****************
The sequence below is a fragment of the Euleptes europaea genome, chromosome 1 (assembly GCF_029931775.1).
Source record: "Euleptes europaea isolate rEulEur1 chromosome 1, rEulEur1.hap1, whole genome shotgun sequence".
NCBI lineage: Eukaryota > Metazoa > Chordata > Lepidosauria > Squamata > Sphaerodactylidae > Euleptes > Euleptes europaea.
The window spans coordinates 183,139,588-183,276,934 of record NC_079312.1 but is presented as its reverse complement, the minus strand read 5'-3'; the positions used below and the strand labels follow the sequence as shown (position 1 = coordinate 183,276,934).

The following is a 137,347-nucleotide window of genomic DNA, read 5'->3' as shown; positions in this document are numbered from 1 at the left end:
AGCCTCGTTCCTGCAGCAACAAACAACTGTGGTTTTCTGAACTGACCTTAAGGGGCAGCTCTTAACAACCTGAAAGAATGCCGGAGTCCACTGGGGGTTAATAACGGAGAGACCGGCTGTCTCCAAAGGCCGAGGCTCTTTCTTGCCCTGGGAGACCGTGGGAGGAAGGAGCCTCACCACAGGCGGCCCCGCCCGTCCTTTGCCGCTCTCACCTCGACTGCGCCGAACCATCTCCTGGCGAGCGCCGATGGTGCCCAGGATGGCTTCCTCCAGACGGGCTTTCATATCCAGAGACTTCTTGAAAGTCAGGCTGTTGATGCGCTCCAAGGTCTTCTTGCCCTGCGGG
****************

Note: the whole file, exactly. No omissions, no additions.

The sequence below is a fragment of the Euleptes europaea genome, chromosome 1 (assembly GCF_029931775.1).
Source record: "Euleptes europaea isolate rEulEur1 chromosome 1, rEulEur1.hap1, whole genome shotgun sequence".
NCBI lineage: Eukaryota > Metazoa > Chordata > Lepidosauria > Squamata > Sphaerodactylidae > Euleptes > Euleptes europaea.
The window spans coordinates 183,139,588-183,276,934 of record NC_079312.1 but is presented as its reverse complement, the minus strand read 5'-3'; the positions used below and the strand labels follow the sequence as shown (position 1 = coordinate 183,276,934).

The following is a 137,347-nucleotide window of genomic DNA, read 5'->3' as shown; positions in this document are numbered from 1 at the left end:
AGCCTCGTTCCTGCAGCAACAAACAACTGTGGTTTTCTGAACTGACCTTAAGGGGCAGCTCTTAACAACCTGAAAGAATGCCGGAGTCCACTGGGGGTTAATAACGGAGAGACCGGCTGTCTCCAAAGGCCGAGGCTCTTTCTTGCCCTGGGAGACCGTGGGAGGAAGGAGCCTCACCACAGGCGGCCCCGCCCGTCCTTTGCCGCTCTCACCTCGACTGCGCCGAACCATCTCCTGGCGAGCGCCGATGGTGCCCAGGATGGCTTCCTCCAGACGGGCTTTCATATCCAGAGACTTCTTGAAAGTCAGGCTGTTGATGCGCTCCAAGGTCTTCTTGCCCTGCGGG